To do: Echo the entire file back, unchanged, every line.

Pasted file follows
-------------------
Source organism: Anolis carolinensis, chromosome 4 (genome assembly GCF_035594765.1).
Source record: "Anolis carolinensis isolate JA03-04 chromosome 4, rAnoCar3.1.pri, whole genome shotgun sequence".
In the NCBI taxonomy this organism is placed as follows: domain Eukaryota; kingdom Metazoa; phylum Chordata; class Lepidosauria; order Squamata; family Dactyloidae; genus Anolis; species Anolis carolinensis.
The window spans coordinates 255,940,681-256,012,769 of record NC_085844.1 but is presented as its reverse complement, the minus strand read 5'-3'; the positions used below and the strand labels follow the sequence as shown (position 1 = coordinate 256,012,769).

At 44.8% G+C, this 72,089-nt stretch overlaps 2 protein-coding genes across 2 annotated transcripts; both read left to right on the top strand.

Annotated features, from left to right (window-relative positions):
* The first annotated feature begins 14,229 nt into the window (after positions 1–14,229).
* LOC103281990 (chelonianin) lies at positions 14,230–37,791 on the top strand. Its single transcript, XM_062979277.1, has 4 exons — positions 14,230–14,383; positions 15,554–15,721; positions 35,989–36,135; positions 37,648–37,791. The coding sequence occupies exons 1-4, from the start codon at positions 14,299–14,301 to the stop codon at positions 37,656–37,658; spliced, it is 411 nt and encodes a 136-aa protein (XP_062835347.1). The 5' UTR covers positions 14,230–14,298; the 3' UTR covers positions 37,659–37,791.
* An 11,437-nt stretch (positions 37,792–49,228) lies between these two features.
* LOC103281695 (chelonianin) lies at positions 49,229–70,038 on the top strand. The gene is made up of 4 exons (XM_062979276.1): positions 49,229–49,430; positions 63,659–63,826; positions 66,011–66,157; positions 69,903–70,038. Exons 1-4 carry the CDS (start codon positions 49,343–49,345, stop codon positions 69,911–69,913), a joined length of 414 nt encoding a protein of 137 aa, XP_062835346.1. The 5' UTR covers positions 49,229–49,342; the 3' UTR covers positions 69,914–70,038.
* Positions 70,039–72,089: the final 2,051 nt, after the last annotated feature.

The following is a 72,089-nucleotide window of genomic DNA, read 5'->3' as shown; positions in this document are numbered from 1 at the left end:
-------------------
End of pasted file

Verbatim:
Source organism: Anolis carolinensis, chromosome 4 (genome assembly GCF_035594765.1).
Source record: "Anolis carolinensis isolate JA03-04 chromosome 4, rAnoCar3.1.pri, whole genome shotgun sequence".
In the NCBI taxonomy this organism is placed as follows: domain Eukaryota; kingdom Metazoa; phylum Chordata; class Lepidosauria; order Squamata; family Dactyloidae; genus Anolis; species Anolis carolinensis.
The window spans coordinates 255,940,681-256,012,769 of record NC_085844.1 but is presented as its reverse complement, the minus strand read 5'-3'; the positions used below and the strand labels follow the sequence as shown (position 1 = coordinate 256,012,769).

At 44.8% G+C, this 72,089-nt stretch overlaps 2 protein-coding genes across 2 annotated transcripts; both read left to right on the top strand.

Annotated features, from left to right (window-relative positions):
* The first annotated feature begins 14,229 nt into the window (after positions 1–14,229).
* LOC103281990 (chelonianin) lies at positions 14,230–37,791 on the top strand. Its single transcript, XM_062979277.1, has 4 exons — positions 14,230–14,383; positions 15,554–15,721; positions 35,989–36,135; positions 37,648–37,791. The coding sequence occupies exons 1-4, from the start codon at positions 14,299–14,301 to the stop codon at positions 37,656–37,658; spliced, it is 411 nt and encodes a 136-aa protein (XP_062835347.1). The 5' UTR covers positions 14,230–14,298; the 3' UTR covers positions 37,659–37,791.
* An 11,437-nt stretch (positions 37,792–49,228) lies between these two features.
* LOC103281695 (chelonianin) lies at positions 49,229–70,038 on the top strand. The gene is made up of 4 exons (XM_062979276.1): positions 49,229–49,430; positions 63,659–63,826; positions 66,011–66,157; positions 69,903–70,038. Exons 1-4 carry the CDS (start codon positions 49,343–49,345, stop codon positions 69,911–69,913), a joined length of 414 nt encoding a protein of 137 aa, XP_062835346.1. The 5' UTR covers positions 49,229–49,342; the 3' UTR covers positions 69,914–70,038.
* Positions 70,039–72,089: the final 2,051 nt, after the last annotated feature.

The following is a 72,089-nucleotide window of genomic DNA, read 5'->3' as shown; positions in this document are numbered from 1 at the left end: